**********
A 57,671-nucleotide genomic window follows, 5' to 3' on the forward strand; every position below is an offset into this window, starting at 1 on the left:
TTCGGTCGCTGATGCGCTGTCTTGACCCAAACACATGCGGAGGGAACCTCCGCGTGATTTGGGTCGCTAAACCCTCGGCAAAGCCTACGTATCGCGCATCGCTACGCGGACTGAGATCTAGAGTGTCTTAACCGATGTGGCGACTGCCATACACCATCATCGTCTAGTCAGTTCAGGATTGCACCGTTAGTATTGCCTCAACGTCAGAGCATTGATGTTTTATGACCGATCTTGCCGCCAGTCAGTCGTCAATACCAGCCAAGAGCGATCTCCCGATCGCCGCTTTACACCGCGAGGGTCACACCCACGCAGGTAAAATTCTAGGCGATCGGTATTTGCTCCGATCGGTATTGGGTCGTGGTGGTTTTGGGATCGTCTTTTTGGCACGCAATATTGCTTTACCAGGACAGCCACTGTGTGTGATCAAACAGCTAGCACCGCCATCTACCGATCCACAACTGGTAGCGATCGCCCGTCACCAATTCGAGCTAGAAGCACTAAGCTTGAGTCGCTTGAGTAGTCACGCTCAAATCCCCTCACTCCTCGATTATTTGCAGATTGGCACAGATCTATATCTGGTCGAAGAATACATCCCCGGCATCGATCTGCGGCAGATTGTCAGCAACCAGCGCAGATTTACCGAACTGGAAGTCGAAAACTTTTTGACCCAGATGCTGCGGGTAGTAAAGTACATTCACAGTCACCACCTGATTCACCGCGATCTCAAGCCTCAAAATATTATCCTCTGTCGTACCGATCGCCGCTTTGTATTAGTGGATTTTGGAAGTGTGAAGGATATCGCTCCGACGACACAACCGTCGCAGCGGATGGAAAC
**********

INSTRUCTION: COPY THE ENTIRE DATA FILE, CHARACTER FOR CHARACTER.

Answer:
A 57,671-nucleotide genomic window follows, 5' to 3' on the forward strand; every position below is an offset into this window, starting at 1 on the left:
TTCGGTCGCTGATGCGCTGTCTTGACCCAAACACATGCGGAGGGAACCTCCGCGTGATTTGGGTCGCTAAACCCTCGGCAAAGCCTACGTATCGCGCATCGCTACGCGGACTGAGATCTAGAGTGTCTTAACCGATGTGGCGACTGCCATACACCATCATCGTCTAGTCAGTTCAGGATTGCACCGTTAGTATTGCCTCAACGTCAGAGCATTGATGTTTTATGACCGATCTTGCCGCCAGTCAGTCGTCAATACCAGCCAAGAGCGATCTCCCGATCGCCGCTTTACACCGCGAGGGTCACACCCACGCAGGTAAAATTCTAGGCGATCGGTATTTGCTCCGATCGGTATTGGGTCGTGGTGGTTTTGGGATCGTCTTTTTGGCACGCAATATTGCTTTACCAGGACAGCCACTGTGTGTGATCAAACAGCTAGCACCGCCATCTACCGATCCACAACTGGTAGCGATCGCCCGTCACCAATTCGAGCTAGAAGCACTAAGCTTGAGTCGCTTGAGTAGTCACGCTCAAATCCCCTCACTCCTCGATTATTTGCAGATTGGCACAGATCTATATCTGGTCGAAGAATACATCCCCGGCATCGATCTGCGGCAGATTGTCAGCAACCAGCGCAGATTTACCGAACTGGAAGTCGAAAACTTTTTGACCCAGATGCTGCGGGTAGTAAAGTACATTCACAGTCACCACCTGATTCACCGCGATCTCAAGCCTCAAAATATTATCCTCTGTCGTACCGATCGCCGCTTTGTATTAGTGGATTTTGGAAGTGTGAAGGATATCGCTCCGACGACACAACCGTCGCAGCGGATGGAAAC